Coronaviruses are not new to us – they are a family of RNA or protein-based viruses that rarely infect humans. Coronaviruses are responsible for causing common colds and lower respiratory tract infections. There have been six different types of coronaviruses that have been known to cause disease in humans. The one that we are most familiar with is SARs-CoV. At the end of 2019, a new coronavirus, SARS-CoV-2 was discovered.
Over time viruses change as they continue to spread and infect different people. This plays an impact on the different responses that people have to a virus. Once our cells become infected, sometimes it makes these small copying errors called mutations. Mutations are certain changes that can affect the way a virus can cause infection. They are important to identify because they can help during the vaccine creation process.
The following chart shows some of the common mutations that have been identified in COVID-19 over the past 20 months. The D614G mutation was the primary mutation in the beginning of 2020, attributing to the quick spread of the virus. During that time, COVID was not mutating or making any changes, but the primary concern was that it was spreading quickly.
The E484K and L452R mutations are bolded because these are the ones that have been found in the Delta variant, which is currently the primary strain spreading through the United States.
A variant, on the other hand, is a group of viruses that share the same type of mutations. These are the scientific names of a virus. The green chart above lists out the main COVID-19 variants at this time, their lineage, where the variant emerged and the mutations they carry.
The Alpha variant used to be the predominant variant after December 2020, and was responsible for more infections and deaths at that time. The Beta variant emerged around the same time in South Africa. This was a variant of concern because some of the vaccines that were authorized by the FDA around the same time were not effective. But after studies were done, results showed that certain vaccines were effective, with potential for breakthrough infections. The Gamma variant is similar to Beta. It emerged out of Brazil.
And now, the variant that everyone is talking about: Delta. The Delta variant emerged from India in October 2020 but was not thought to be a variant of concern, rather a variant of “interest.” Today it is classified as a variant of concern and is the #1 strain in the United States causing severe COVID-19.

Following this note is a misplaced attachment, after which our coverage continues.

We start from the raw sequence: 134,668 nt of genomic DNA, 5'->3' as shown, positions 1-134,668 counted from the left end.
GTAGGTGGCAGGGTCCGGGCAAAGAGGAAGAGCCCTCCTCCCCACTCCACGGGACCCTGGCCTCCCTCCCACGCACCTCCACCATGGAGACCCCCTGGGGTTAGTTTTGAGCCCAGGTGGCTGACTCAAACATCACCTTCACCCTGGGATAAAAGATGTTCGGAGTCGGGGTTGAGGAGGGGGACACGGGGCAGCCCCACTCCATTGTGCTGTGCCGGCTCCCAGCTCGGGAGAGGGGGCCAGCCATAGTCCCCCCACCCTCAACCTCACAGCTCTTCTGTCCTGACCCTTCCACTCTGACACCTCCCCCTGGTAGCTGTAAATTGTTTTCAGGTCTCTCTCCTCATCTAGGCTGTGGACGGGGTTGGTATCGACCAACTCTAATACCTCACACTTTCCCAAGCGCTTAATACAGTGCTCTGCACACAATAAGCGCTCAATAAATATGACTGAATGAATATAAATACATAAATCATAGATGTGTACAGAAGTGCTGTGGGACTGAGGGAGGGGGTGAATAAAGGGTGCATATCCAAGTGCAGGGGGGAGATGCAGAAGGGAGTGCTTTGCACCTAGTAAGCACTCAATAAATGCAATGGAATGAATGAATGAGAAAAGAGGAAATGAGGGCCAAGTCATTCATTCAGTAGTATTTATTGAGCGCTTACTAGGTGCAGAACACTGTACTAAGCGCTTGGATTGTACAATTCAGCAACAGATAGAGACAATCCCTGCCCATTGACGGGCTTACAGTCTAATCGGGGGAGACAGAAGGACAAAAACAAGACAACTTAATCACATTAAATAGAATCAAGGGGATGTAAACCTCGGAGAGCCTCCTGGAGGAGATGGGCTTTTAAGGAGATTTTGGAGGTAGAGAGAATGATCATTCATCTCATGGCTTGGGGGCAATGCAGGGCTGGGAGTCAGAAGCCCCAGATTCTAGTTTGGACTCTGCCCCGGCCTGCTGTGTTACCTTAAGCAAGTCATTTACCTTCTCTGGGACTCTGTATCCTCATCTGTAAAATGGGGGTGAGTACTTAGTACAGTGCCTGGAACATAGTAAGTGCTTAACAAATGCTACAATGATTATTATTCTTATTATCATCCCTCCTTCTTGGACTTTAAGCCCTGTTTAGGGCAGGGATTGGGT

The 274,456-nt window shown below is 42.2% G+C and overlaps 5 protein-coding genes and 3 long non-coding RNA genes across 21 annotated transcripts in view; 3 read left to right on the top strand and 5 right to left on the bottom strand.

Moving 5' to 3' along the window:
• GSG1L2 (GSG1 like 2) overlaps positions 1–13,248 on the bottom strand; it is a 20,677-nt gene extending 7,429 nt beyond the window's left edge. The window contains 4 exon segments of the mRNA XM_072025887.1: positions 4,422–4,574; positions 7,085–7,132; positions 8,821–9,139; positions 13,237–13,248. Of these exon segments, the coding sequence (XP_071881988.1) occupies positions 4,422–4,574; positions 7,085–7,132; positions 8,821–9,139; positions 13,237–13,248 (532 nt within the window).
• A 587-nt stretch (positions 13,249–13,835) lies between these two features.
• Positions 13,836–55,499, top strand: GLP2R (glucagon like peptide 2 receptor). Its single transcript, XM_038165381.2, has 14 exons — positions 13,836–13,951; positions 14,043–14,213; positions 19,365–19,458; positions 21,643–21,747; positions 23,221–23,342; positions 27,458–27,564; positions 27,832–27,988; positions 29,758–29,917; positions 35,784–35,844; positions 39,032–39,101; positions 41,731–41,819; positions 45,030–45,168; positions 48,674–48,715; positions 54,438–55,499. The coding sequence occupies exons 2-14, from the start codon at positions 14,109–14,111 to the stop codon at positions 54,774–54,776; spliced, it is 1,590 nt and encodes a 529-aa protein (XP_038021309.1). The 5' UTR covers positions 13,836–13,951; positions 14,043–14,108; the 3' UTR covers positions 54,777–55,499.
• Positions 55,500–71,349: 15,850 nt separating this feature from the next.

The Delta variant (B.1.617.2) is causing more infections and spreads faster than the other variants due to its L452R and E484K mutations. This variant is twice as contagious as previous variants, and effects unvaccinated people severely.
The vaccines authorized in the U.S. continue to offer very strong protection against severe disease and death. These vaccines are highly effective against the spread of COVID-19 and severe illness from COVID-19, including the Delta variant. However, COVID-19 vaccines are not 100% effective, and a small percentage of fully vaccinated people are contracting breakthrough infections that can spread to others. People who have not been vaccinated against COVID-19 are most at risk. The tables below show the benefits of two leading vaccines in the United States (Moderna and Pfizer).
As of April 23, 2021 the Pfizer-BioNTech COVID-19 Vaccine received full FDA approval and will now be marketed as Comirnaty for people ages 16 and older.
These two tables compare the Moderna COVID-19 vaccine and the Pfizer COVID-19 vaccines. Incidence rate of breakthrough infections is lower in people who received Moderna. Overall, the study that observed the population from Minnesota, both vaccines strongly reduce the risk of SARS-CoV-2 infection and severe COVID-19, but individuals vaccinated with mRNA-1273 were about half as likely to experience breakthrough infections as individuals vaccinated with BNT162b2
Recent data shows that protecting antibodies from vaccines are less effective 8 months after recieving the vaccine. A booster dose (aka, third dose) is an extra administration of the full COVID-19 vaccine. It is common for the protection of vaccines to decrease over time because of mutations. Booster shots are currently availagble for immonocompromised individuals specifically, solid organ transplant recipients or those who are diagnosed with conditions that are considered to have an equivalent level of immunocompromise.
The FDA and other medical experts from the HHS plan to make booster shots available to all Americans beginning week of September 20th and starting 8 months after an individual’s second dose. At this time the booster shot will only be available for people who received an mRNA vaccine (Pfizer or Moderna). No data is available yet for those who received the Johnson and Johnson vaccine. However, they expect more data on J&J in the coming weeks.
At the time of writing, 73.7% of adults have at least one vaccination against COVID-19, with 52% of the total population fully vaccinated.
Wear a Mask: The CDC recommends people who are not fully vaccinated and are 2 years or older to wear a mask indoors. Fully vaccinated people are recommended to wear masks indoors as well, especially in areas of substantial or high transmission to maximize protection from the Delta variant. Get Vaccinated: COVID-19 vaccines are highly effective against transmission and severe illness from COVID-19. Clean regularly to disinfect your home and surrounding areas of high transmissibility. Wash your hands frequently.